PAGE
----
Pions, muons and positrons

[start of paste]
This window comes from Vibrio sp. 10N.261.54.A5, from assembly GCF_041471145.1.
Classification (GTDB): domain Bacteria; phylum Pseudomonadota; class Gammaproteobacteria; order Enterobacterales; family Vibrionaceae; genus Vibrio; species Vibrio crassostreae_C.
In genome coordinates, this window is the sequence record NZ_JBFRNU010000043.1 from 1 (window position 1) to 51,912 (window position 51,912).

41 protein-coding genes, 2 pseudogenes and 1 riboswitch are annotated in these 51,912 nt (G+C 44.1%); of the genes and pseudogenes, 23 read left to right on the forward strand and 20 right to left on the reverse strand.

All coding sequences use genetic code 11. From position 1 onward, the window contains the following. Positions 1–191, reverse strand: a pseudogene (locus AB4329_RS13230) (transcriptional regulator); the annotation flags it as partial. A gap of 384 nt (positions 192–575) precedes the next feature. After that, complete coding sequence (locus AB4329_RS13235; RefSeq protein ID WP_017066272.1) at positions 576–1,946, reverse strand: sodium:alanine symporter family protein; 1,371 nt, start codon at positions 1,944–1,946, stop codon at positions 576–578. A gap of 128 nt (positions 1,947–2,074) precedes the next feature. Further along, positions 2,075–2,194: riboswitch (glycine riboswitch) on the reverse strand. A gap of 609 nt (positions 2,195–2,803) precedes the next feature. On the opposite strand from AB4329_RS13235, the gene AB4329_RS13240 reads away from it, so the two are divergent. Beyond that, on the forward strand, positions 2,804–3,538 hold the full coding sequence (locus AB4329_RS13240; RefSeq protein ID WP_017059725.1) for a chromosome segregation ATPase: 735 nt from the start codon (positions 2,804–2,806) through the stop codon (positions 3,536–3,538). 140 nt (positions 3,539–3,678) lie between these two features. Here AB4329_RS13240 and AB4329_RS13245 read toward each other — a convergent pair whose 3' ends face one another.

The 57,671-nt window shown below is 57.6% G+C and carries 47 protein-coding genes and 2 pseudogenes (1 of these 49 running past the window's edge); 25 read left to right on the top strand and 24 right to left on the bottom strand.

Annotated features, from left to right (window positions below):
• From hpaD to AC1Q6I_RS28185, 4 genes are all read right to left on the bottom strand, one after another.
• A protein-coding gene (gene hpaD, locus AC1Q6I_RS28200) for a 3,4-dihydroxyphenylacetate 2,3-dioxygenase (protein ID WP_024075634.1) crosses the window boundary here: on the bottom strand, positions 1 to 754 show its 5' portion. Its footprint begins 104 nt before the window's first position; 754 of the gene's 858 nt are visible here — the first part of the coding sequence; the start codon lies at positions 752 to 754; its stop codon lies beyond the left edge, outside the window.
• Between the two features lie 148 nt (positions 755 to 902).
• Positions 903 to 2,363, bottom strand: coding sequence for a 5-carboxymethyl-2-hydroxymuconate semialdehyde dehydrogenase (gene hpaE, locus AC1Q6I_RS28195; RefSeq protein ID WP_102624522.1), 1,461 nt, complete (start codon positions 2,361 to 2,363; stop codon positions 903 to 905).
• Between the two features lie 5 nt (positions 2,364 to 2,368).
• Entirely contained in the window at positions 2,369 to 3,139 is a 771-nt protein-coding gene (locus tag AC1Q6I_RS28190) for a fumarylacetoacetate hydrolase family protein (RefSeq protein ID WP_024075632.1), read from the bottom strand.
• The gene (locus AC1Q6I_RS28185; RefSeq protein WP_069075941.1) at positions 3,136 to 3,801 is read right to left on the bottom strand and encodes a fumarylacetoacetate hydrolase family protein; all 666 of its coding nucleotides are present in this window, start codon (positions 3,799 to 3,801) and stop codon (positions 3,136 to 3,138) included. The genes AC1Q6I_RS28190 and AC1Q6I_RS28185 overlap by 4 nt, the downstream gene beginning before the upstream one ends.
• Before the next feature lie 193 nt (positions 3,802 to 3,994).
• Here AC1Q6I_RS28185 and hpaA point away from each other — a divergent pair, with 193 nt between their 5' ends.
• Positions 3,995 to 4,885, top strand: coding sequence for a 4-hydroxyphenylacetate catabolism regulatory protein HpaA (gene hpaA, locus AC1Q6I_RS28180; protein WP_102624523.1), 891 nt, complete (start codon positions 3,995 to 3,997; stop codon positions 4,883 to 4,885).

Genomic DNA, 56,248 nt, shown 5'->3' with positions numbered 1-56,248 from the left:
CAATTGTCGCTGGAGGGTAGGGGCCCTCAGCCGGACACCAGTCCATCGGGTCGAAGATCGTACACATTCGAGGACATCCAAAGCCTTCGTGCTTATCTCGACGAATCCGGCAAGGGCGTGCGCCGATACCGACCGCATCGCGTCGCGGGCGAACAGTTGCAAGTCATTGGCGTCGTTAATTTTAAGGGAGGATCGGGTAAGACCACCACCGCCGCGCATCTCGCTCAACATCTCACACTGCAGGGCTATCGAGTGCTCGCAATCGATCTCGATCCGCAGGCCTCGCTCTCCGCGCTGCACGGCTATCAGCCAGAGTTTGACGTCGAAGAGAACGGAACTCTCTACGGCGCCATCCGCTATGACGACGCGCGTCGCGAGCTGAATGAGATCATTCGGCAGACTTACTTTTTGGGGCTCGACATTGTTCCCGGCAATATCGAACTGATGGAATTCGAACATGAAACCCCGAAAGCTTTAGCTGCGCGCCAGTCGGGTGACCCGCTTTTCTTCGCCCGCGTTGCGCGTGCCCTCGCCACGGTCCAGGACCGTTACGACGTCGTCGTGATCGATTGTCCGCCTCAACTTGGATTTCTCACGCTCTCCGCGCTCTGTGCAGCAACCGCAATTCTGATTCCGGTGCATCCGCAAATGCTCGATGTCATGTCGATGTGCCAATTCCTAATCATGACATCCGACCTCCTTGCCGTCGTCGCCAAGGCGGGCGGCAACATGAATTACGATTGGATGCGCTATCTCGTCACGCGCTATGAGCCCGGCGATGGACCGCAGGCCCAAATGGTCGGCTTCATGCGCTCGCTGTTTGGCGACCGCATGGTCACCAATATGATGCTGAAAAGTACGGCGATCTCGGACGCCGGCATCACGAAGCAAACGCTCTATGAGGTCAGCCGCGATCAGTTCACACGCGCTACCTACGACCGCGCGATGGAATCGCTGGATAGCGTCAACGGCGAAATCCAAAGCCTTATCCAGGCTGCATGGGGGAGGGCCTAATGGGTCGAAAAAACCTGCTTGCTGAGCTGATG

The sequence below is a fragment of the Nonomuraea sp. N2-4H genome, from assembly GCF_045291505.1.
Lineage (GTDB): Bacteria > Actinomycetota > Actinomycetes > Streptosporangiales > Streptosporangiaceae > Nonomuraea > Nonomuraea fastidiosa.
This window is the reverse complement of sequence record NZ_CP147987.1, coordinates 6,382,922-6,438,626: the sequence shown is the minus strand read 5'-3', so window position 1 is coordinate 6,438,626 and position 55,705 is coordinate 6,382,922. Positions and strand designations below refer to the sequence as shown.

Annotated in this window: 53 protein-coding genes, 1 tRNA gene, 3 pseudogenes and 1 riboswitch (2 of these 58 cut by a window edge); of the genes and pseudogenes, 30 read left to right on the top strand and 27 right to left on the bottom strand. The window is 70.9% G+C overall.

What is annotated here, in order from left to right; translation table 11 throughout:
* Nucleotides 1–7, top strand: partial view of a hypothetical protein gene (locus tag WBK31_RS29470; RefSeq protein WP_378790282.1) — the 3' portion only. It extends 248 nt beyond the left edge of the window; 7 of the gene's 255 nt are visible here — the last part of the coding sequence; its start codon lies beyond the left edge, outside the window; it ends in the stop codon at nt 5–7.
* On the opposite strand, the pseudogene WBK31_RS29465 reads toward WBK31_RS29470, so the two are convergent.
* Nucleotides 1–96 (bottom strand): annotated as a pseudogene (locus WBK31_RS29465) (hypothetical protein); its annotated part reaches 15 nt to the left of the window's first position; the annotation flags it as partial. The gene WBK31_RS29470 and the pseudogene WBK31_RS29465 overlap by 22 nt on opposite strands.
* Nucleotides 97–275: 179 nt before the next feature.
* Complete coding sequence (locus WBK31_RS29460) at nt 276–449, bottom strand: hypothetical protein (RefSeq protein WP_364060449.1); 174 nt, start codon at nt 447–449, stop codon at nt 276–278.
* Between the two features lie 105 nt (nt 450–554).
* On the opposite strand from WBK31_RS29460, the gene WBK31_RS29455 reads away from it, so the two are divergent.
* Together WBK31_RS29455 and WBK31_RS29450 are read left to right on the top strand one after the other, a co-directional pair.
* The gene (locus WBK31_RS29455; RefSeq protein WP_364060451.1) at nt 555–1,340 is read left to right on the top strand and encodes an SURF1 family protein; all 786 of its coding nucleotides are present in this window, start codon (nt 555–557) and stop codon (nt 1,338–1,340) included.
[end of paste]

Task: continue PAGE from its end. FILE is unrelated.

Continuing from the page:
Pions, muons and positrons: The M11 beam channel provides low intensity beams of pions, muons and positrons for testing and calibrating detectors for particle physics experiments world-wide. Three notable examples from the period 2013-2018 are described here. TREK The TREK experiment is searching for new physics beyond the standard model in the rare decay modes of kaons. In November 2013 and June 2014, a group led by Mike Hasinoff (UBC) tested the scintillating fibre target to establish the bias voltage offsets for each individual MPPC detector/scintillating fibre combination. Muon and positron tracks through the detector were measured to compute individual fibre efficiencies. This target was subsequently used for data taking in Experiment 36 at J-PARC in Tokai, Japan. Previous to this, in November 2012, the TREK group tested TOF counter time resolution and e-mu discrimination using a polyethylene block placed in front of a Lead-Glass-Counter to change the shower development. ATLAS Polycrystalline chemical vapor deposition (pCVD) diamond detectors are a candidate for forward calorimetry in the high luminosity environment of the CERN LHC. One such detector was exposed to particles delivered by M11 to quantify the variation in signal response across the surface of such a detector. A discrepancy was observed in the diamond detector’s response to beam particles at different bias polarities. This study was documented in a Carleton MSc thesis, "Characterization of diamond sensors for use in ATLAS calorimetry upgrades", by Joshua Turner, 2012, Super-B and BELLE The Super-B drift chamber group undertook two tests of drift chamber prototypes in the M11 beam line in 2013. These tests were the first to demonstrate that the particle identification capabilities of drift chambers could be significantly improved by counting individual ionization events in the gas (“cluster counting”), rather than just measuring the total energy deposited in each cell. The results were published as NIM A735, 169-183 (2014), and formed a key component of the PhD thesis of Jean-Francois Caron (UBC, 2015). After the merging of the Super-B and BELLE-II collaborations, the Belle II Canada group used the M11 beamline to test pure and thallium CsI crystals with various readout options in the summer of 2015. The group subsequently decided not to pursue pure CsI. The thallium-doped CsI data have been used, along with data collected at the proton irradiation facility at TRIUMF, to develop a new method of distinguishing hadronic from electromagnetic energy deposits using pulse shape discrimination. This technique is being implemented for the Belle II calorimeter, and will form an important component of the PhD thesis of S. Longo (Victoria).